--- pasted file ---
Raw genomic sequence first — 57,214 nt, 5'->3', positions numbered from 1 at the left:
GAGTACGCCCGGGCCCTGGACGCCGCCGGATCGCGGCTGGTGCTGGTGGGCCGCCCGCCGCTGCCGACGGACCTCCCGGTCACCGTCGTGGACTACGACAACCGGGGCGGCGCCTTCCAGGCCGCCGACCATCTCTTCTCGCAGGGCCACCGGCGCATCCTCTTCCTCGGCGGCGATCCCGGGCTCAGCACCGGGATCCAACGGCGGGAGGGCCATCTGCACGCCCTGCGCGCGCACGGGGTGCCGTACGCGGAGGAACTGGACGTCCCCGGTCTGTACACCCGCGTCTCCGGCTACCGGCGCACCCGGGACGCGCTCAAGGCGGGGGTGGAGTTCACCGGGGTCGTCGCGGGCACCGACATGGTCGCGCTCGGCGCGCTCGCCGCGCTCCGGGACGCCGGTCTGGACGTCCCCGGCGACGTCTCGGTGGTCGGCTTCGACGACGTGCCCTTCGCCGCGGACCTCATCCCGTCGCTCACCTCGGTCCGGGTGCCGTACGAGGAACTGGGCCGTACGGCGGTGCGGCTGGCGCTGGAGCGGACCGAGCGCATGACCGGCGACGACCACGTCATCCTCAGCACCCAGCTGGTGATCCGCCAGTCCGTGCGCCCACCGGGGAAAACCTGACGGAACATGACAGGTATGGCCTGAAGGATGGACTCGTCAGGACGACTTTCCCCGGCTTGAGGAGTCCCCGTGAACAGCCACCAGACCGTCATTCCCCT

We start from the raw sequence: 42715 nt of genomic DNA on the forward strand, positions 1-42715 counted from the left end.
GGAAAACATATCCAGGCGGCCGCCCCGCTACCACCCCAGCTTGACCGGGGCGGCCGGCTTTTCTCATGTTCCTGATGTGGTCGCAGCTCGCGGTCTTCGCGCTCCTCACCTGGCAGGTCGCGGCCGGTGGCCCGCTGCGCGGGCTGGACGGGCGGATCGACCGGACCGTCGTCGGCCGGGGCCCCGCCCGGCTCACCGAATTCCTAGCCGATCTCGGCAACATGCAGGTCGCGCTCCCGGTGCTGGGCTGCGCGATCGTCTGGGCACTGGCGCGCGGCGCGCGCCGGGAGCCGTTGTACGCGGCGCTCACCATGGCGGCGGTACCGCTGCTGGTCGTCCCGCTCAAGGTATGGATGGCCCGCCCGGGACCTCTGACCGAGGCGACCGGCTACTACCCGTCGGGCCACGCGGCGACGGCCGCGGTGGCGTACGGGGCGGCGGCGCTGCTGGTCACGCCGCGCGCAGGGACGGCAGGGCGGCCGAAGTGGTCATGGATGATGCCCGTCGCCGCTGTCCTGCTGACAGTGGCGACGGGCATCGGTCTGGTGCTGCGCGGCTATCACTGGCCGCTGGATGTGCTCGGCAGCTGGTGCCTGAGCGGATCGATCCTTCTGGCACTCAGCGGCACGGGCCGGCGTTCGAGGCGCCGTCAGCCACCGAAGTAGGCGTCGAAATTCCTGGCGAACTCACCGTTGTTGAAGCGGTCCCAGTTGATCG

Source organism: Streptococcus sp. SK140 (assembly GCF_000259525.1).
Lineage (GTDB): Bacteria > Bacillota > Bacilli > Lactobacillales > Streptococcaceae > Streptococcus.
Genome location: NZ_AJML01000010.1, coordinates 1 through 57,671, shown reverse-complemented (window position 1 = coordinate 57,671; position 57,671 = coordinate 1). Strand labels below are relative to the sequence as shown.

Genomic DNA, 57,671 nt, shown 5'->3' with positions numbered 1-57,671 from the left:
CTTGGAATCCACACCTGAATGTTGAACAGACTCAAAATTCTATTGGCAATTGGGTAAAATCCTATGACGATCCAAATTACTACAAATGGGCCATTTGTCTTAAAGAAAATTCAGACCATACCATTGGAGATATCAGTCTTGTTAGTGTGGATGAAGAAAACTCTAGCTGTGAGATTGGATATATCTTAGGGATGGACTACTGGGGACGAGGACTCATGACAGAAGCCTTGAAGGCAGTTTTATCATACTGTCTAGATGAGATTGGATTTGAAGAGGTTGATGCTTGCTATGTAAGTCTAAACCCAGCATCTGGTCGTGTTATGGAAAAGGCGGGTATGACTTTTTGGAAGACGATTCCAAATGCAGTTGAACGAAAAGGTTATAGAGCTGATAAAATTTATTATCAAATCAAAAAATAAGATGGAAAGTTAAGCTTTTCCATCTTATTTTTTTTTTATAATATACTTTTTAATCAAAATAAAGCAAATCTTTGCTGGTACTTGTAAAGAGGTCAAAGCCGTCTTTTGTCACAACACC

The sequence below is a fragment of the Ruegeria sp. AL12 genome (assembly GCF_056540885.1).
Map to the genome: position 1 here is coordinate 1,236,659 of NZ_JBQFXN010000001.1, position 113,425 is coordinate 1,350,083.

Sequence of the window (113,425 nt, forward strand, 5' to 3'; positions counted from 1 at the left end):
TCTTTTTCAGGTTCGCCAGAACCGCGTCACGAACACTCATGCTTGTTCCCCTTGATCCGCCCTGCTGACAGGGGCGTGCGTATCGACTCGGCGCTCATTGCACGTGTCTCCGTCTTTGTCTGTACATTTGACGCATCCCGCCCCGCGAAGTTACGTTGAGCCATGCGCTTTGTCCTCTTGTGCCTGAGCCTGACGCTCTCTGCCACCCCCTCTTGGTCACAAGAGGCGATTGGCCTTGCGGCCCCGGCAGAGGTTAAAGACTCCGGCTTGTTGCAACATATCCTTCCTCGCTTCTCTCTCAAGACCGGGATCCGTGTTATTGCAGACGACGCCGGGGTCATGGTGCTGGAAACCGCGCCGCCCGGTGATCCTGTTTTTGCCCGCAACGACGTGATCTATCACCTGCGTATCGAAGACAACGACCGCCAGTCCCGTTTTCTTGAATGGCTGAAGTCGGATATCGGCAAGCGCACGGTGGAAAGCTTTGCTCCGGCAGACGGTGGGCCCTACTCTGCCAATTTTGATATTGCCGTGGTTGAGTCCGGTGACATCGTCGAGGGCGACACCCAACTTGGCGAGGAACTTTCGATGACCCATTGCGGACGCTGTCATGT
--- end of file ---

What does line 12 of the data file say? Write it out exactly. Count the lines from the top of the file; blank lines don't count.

Sequence of the window (113,425 nt, forward strand, 5' to 3'; positions counted from 1 at the left end):